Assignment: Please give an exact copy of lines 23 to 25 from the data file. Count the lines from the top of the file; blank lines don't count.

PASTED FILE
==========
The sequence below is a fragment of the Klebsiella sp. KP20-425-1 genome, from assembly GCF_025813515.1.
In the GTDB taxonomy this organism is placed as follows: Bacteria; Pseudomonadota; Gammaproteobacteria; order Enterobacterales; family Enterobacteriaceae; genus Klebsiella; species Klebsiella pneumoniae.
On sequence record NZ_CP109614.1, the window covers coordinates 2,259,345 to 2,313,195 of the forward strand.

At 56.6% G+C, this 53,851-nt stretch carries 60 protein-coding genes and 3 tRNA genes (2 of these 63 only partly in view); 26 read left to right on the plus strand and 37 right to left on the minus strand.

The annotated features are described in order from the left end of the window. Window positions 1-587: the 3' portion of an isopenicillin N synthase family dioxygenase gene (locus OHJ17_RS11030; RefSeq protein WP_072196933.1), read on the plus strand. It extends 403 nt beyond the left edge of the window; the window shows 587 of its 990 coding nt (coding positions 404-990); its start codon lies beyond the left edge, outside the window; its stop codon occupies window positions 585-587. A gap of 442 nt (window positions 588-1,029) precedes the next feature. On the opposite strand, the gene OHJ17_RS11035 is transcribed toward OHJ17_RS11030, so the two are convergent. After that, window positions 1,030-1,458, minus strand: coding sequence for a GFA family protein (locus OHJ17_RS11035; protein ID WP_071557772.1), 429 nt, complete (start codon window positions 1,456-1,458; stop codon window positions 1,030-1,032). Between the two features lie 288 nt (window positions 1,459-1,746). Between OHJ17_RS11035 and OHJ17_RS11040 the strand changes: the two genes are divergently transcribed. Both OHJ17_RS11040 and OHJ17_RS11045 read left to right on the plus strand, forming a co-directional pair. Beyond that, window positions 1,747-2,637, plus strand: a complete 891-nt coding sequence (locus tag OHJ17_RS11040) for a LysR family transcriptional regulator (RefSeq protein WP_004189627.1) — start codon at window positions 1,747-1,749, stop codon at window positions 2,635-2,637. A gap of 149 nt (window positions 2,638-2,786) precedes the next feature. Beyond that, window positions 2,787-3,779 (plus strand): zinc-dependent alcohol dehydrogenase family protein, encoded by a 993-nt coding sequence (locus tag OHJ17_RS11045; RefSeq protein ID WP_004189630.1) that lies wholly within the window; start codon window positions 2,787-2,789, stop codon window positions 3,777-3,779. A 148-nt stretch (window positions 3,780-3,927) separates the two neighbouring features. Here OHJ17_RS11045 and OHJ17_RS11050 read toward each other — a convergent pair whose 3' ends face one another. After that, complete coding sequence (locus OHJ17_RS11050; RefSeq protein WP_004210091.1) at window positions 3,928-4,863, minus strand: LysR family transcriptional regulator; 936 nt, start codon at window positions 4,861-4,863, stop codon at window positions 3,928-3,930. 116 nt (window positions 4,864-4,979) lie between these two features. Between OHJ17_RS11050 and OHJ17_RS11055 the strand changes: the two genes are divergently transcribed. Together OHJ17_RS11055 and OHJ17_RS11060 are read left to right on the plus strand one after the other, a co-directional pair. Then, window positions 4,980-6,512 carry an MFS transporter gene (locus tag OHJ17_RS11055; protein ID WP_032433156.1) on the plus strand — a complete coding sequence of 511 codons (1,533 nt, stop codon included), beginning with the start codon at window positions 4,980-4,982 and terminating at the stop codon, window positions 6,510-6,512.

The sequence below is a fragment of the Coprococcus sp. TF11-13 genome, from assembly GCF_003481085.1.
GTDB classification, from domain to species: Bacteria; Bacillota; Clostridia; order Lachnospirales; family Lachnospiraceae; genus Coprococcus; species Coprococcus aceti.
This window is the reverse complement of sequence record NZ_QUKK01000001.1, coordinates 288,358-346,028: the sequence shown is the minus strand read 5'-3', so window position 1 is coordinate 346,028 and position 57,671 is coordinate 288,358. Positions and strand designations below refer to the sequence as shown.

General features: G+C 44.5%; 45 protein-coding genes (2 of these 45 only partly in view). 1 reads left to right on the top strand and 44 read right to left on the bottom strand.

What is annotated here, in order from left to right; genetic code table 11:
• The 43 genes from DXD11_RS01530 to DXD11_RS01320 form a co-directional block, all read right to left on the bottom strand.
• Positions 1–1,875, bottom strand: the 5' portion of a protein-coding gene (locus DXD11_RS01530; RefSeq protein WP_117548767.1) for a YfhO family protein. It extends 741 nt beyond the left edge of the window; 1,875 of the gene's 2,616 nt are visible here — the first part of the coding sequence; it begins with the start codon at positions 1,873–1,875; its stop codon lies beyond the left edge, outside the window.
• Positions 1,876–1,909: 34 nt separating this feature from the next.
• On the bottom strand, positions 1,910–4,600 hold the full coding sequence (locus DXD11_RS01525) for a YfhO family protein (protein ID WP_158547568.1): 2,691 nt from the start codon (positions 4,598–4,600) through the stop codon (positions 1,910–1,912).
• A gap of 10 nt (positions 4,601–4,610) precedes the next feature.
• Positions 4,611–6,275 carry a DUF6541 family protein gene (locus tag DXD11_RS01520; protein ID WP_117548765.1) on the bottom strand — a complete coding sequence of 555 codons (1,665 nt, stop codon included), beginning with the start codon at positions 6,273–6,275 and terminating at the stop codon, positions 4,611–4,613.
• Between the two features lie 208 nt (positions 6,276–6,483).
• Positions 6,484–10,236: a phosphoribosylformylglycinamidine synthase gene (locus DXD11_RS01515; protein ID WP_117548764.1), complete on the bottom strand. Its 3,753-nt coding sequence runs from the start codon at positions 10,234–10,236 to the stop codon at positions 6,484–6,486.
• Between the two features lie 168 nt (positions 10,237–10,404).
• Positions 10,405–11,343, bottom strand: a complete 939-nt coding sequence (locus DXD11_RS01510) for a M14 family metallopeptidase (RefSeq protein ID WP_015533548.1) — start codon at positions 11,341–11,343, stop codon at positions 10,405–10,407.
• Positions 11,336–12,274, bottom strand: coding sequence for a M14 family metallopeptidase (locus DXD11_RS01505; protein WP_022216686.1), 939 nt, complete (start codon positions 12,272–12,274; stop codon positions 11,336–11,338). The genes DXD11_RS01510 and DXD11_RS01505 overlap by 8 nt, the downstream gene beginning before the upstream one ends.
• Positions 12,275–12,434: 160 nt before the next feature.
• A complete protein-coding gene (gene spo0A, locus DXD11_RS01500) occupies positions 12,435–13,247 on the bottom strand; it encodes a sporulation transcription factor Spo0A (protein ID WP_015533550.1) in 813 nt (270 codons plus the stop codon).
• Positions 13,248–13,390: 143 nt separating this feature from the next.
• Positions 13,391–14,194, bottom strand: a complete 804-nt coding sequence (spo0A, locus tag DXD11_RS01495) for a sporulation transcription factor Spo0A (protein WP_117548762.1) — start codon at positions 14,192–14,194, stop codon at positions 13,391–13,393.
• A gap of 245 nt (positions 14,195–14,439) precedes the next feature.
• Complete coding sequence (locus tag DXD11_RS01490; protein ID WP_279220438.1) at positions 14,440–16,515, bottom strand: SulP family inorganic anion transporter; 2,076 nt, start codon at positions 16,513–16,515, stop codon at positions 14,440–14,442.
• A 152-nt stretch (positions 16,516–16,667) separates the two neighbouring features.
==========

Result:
• A complete protein-coding gene (gene spo0A, locus DXD11_RS01500) occupies positions 12,435–13,247 on the bottom strand; it encodes a sporulation transcription factor Spo0A (protein ID WP_015533550.1) in 813 nt (270 codons plus the stop codon).
• Positions 13,248–13,390: 143 nt separating this feature from the next.
• Positions 13,391–14,194, bottom strand: a complete 804-nt coding sequence (spo0A, locus tag DXD11_RS01495) for a sporulation transcription factor Spo0A (protein WP_117548762.1) — start codon at positions 14,192–14,194, stop codon at positions 13,391–13,393.